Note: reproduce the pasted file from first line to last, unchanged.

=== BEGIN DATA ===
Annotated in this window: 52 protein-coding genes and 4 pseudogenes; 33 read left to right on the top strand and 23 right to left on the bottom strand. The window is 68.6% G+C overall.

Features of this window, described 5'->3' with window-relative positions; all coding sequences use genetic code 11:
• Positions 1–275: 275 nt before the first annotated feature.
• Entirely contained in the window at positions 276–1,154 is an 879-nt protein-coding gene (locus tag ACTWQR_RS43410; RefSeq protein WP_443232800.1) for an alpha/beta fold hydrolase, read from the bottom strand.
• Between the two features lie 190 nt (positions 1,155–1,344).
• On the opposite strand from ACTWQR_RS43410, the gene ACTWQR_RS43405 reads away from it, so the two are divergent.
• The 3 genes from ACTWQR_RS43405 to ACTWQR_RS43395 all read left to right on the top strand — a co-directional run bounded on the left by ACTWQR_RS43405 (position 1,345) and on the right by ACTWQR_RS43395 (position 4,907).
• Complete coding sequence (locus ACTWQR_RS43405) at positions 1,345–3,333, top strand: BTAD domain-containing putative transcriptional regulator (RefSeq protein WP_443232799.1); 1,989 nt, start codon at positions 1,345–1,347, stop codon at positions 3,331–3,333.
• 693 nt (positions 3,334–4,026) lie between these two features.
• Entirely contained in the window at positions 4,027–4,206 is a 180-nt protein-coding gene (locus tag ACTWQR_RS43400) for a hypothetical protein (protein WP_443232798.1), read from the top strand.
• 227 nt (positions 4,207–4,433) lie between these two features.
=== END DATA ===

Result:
Annotated in this window: 52 protein-coding genes and 4 pseudogenes; 33 read left to right on the top strand and 23 right to left on the bottom strand. The window is 68.6% G+C overall.

Features of this window, described 5'->3' with window-relative positions; all coding sequences use genetic code 11:
• Positions 1–275: 275 nt before the first annotated feature.
• Entirely contained in the window at positions 276–1,154 is an 879-nt protein-coding gene (locus tag ACTWQR_RS43410; RefSeq protein WP_443232800.1) for an alpha/beta fold hydrolase, read from the bottom strand.
• Between the two features lie 190 nt (positions 1,155–1,344).
• On the opposite strand from ACTWQR_RS43410, the gene ACTWQR_RS43405 reads away from it, so the two are divergent.
• The 3 genes from ACTWQR_RS43405 to ACTWQR_RS43395 all read left to right on the top strand — a co-directional run bounded on the left by ACTWQR_RS43405 (position 1,345) and on the right by ACTWQR_RS43395 (position 4,907).
• Complete coding sequence (locus ACTWQR_RS43405) at positions 1,345–3,333, top strand: BTAD domain-containing putative transcriptional regulator (RefSeq protein WP_443232799.1); 1,989 nt, start codon at positions 1,345–1,347, stop codon at positions 3,331–3,333.
• 693 nt (positions 3,334–4,026) lie between these two features.
• Entirely contained in the window at positions 4,027–4,206 is a 180-nt protein-coding gene (locus tag ACTWQR_RS43400) for a hypothetical protein (protein WP_443232798.1), read from the top strand.
• 227 nt (positions 4,207–4,433) lie between these two features.